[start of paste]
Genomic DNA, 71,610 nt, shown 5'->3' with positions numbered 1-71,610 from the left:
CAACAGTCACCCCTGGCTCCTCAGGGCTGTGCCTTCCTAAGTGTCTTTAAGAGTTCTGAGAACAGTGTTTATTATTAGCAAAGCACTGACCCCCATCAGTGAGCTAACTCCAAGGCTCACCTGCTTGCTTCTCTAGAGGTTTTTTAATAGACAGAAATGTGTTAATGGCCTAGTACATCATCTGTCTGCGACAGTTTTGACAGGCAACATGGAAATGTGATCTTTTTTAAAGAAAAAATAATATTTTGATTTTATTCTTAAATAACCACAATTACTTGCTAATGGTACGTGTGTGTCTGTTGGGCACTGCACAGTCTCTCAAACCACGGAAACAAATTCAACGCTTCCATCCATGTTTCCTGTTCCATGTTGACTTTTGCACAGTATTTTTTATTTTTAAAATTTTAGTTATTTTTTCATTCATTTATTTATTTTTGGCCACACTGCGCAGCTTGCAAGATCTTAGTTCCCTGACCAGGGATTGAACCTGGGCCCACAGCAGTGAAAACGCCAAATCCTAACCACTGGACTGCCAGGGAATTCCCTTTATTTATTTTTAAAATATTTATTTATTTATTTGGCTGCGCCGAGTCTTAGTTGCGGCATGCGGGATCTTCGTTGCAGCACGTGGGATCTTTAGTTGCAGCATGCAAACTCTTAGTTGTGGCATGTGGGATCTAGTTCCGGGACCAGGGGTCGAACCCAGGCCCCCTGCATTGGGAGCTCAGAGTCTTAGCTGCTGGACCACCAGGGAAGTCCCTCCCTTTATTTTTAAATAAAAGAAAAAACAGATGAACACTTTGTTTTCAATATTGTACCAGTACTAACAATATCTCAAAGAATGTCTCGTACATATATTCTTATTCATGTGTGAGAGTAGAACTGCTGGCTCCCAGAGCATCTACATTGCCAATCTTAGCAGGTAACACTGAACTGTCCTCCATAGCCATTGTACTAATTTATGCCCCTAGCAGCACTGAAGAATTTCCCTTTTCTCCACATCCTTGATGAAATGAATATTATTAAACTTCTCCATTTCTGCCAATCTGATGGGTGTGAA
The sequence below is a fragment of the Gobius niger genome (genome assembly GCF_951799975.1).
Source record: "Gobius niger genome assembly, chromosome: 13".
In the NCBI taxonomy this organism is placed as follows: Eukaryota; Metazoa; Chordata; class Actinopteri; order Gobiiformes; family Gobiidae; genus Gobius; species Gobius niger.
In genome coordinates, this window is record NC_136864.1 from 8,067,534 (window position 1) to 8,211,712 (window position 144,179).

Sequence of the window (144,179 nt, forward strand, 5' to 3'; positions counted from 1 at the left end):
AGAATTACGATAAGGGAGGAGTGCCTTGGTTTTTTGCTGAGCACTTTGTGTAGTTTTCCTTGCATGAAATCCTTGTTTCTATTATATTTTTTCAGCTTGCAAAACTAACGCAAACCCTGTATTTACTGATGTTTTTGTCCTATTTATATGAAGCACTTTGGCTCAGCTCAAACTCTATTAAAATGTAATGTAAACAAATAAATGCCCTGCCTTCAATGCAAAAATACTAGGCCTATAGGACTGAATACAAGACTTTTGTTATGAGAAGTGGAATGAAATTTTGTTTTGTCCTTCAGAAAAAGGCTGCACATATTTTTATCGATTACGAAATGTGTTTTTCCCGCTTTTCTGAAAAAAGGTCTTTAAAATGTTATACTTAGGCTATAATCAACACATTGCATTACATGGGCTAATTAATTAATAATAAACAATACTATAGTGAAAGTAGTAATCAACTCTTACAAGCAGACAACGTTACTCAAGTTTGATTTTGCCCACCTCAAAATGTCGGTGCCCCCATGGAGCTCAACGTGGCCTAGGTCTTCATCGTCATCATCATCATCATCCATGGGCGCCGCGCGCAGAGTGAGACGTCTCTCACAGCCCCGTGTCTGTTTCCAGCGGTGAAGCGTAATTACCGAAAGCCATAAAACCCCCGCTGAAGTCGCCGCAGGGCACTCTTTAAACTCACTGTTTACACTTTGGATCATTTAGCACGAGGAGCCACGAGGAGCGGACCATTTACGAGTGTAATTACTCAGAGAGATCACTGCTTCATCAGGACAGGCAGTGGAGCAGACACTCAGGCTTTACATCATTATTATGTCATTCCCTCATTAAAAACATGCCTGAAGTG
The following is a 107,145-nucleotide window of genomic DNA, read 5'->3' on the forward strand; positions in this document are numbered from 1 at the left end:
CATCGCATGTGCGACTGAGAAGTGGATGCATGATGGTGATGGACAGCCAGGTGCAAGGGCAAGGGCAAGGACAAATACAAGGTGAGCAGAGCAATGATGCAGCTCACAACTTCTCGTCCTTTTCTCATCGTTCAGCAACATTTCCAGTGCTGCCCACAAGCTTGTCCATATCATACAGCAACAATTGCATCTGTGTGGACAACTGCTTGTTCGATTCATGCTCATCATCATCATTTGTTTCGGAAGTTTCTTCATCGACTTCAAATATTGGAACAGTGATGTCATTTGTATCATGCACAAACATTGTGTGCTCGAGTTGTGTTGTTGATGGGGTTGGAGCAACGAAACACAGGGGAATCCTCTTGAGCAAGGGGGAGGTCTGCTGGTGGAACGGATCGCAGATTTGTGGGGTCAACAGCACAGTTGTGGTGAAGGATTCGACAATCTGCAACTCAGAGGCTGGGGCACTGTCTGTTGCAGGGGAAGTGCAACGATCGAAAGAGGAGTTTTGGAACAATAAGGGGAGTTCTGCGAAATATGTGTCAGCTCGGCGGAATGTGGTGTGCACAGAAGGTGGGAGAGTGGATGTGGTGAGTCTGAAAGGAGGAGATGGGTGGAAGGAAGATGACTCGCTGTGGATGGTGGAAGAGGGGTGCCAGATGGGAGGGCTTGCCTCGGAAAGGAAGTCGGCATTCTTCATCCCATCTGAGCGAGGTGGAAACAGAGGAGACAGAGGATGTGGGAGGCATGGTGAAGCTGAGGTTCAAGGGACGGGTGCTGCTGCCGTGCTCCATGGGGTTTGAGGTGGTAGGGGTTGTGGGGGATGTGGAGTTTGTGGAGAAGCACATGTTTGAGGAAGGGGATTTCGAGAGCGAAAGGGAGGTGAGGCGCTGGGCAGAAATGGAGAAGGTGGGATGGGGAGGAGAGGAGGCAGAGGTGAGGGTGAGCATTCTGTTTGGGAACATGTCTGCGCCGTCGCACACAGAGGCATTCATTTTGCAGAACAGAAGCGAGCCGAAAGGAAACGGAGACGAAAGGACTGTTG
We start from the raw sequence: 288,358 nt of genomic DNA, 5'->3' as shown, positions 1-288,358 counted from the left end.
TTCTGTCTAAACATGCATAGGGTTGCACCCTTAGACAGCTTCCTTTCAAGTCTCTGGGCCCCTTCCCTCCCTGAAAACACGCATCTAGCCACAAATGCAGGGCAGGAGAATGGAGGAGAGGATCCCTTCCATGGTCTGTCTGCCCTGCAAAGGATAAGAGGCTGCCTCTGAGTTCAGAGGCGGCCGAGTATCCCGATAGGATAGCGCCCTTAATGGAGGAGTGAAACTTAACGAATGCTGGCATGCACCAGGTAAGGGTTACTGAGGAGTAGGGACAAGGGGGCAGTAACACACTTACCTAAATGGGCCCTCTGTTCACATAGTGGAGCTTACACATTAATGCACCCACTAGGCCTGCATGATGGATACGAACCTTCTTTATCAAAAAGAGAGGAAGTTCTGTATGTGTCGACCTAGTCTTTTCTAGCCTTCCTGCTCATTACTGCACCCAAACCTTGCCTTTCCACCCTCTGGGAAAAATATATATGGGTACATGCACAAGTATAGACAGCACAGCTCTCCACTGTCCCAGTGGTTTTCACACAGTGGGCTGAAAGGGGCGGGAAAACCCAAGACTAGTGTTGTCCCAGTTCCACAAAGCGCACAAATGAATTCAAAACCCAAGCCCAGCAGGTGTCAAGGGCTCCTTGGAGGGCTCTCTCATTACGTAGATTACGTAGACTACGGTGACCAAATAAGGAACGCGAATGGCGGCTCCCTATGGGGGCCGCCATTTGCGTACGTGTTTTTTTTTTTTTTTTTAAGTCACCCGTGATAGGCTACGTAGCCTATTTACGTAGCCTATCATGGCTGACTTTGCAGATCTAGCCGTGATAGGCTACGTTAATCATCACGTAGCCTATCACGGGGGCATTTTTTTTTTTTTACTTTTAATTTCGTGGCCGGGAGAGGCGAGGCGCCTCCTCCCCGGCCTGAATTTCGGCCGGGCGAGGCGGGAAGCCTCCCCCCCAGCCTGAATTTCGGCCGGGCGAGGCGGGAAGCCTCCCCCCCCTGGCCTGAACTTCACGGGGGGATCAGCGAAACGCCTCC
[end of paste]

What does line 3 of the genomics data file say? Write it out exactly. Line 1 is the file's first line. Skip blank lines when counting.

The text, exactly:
The sequence below is a fragment of the Gobius niger genome (genome assembly GCF_951799975.1).